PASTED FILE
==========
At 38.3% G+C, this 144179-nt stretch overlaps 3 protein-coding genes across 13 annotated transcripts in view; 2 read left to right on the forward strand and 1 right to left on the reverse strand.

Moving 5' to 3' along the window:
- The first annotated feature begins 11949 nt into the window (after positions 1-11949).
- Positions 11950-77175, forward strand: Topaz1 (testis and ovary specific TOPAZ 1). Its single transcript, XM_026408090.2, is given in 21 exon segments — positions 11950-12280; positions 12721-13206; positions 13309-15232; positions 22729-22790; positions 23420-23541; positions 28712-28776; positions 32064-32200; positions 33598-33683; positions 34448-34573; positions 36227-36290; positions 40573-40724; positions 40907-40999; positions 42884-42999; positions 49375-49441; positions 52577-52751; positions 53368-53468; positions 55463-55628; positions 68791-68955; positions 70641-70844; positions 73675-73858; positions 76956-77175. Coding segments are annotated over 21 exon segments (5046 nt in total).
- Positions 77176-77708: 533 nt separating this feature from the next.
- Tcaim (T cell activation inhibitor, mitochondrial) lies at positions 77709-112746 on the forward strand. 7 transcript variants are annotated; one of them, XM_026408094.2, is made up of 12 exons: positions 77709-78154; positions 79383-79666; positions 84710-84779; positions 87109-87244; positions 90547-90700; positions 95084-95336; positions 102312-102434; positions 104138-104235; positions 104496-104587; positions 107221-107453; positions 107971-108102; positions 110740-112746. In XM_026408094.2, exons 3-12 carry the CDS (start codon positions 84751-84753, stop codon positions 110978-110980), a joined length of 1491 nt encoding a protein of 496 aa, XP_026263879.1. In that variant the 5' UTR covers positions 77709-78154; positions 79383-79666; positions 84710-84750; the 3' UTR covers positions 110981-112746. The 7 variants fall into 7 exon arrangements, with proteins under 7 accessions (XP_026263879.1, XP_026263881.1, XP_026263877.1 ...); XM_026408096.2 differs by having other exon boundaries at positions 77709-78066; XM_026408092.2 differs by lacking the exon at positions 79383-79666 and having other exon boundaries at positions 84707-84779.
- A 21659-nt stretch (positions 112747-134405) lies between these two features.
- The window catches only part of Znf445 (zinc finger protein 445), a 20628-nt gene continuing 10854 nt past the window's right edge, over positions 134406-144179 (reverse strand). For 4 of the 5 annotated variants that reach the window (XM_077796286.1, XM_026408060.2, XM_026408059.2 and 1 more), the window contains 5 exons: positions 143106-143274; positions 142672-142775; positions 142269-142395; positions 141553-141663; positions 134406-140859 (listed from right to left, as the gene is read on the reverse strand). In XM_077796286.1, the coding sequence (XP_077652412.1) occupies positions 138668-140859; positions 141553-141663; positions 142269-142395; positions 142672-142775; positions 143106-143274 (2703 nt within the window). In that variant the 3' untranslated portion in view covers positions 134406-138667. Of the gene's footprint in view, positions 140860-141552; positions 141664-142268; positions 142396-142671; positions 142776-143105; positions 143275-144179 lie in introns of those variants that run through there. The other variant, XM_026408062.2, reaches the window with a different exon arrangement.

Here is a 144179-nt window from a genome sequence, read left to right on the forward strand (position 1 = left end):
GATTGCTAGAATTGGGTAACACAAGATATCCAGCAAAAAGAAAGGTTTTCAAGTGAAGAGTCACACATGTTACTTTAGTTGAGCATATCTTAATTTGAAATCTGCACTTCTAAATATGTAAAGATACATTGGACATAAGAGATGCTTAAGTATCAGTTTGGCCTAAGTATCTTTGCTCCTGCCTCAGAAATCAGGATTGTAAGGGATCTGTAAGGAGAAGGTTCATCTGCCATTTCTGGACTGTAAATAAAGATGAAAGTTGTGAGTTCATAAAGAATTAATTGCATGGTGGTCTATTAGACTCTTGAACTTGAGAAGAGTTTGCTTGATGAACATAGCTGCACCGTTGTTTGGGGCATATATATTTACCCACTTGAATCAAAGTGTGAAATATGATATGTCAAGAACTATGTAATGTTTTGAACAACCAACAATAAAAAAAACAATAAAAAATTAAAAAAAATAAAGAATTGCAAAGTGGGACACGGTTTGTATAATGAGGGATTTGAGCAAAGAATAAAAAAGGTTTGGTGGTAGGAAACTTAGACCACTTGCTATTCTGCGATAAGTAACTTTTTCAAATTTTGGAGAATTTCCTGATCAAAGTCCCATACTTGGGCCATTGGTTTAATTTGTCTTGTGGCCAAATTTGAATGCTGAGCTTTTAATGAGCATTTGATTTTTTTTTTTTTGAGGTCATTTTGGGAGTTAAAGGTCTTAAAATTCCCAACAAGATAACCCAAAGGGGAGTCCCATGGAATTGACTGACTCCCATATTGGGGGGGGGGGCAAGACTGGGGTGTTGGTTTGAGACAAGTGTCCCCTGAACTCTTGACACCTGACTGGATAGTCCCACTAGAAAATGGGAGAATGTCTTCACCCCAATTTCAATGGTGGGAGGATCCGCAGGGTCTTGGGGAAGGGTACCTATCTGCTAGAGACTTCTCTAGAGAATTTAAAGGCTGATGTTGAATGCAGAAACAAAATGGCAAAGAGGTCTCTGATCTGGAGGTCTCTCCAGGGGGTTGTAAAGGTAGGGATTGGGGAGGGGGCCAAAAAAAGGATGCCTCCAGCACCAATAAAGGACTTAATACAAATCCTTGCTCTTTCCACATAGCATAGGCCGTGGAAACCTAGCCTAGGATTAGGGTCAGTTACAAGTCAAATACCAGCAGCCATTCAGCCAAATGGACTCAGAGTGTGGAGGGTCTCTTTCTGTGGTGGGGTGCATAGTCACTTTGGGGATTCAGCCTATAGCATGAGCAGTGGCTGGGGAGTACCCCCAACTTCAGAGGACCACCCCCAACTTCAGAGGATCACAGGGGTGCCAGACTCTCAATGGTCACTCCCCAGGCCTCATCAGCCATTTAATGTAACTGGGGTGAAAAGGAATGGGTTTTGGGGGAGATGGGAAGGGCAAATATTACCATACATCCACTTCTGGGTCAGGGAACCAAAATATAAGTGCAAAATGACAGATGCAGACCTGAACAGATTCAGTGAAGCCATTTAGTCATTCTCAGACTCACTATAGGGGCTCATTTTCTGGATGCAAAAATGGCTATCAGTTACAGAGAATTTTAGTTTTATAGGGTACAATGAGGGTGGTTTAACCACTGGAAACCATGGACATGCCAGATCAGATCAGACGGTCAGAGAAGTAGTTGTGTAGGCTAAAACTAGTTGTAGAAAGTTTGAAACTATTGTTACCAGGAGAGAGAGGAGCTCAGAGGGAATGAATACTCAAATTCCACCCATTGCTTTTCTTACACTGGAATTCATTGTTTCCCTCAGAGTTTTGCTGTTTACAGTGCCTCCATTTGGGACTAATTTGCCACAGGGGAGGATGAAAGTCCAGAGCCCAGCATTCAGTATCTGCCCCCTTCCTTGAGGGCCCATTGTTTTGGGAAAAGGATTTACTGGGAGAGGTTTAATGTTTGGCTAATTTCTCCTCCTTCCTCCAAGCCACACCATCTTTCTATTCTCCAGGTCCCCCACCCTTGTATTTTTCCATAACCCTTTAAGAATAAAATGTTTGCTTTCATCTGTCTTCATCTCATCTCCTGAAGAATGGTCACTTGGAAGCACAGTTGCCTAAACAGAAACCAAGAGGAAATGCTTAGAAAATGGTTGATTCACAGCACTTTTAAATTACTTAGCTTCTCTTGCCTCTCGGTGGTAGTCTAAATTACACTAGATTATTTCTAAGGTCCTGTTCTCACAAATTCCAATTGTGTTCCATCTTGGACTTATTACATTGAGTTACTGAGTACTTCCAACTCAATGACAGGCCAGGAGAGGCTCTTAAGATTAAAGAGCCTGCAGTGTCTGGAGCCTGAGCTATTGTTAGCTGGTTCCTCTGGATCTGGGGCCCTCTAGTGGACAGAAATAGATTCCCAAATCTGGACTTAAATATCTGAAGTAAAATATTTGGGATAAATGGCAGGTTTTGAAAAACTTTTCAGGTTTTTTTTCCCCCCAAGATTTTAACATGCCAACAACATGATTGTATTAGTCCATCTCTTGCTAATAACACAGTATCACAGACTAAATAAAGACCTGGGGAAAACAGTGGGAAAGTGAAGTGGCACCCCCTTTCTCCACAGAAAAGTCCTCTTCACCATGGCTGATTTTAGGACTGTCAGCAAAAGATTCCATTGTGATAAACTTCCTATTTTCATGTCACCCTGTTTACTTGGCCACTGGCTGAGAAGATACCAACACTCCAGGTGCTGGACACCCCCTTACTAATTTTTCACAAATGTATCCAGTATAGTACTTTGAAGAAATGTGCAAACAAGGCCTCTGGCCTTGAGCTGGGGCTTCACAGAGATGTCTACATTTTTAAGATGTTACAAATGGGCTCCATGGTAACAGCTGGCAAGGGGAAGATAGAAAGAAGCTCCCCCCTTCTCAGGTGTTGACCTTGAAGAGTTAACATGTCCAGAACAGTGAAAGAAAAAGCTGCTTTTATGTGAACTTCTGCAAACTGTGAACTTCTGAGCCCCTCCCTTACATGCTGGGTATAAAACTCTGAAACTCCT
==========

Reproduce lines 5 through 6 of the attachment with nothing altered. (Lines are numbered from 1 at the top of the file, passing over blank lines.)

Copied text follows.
- Positions 77176-77708: 533 nt separating this feature from the next.
- Tcaim (T cell activation inhibitor, mitochondrial) lies at positions 77709-112746 on the forward strand. 7 transcript variants are annotated; one of them, XM_026408094.2, is made up of 12 exons: positions 77709-78154; positions 79383-79666; positions 84710-84779; positions 87109-87244; positions 90547-90700; positions 95084-95336; positions 102312-102434; positions 104138-104235; positions 104496-104587; positions 107221-107453; positions 107971-108102; positions 110740-112746. In XM_026408094.2, exons 3-12 carry the CDS (start codon positions 84751-84753, stop codon positions 110978-110980), a joined length of 1491 nt encoding a protein of 496 aa, XP_026263879.1. In that variant the 5' UTR covers positions 77709-78154; positions 79383-79666; positions 84710-84750; the 3' UTR covers positions 110981-112746. The 7 variants fall into 7 exon arrangements, with proteins under 7 accessions (XP_026263879.1, XP_026263881.1, XP_026263877.1 ...); XM_026408096.2 differs by having other exon boundaries at positions 77709-78066; XM_026408092.2 differs by lacking the exon at positions 79383-79666 and having other exon boundaries at positions 84707-84779.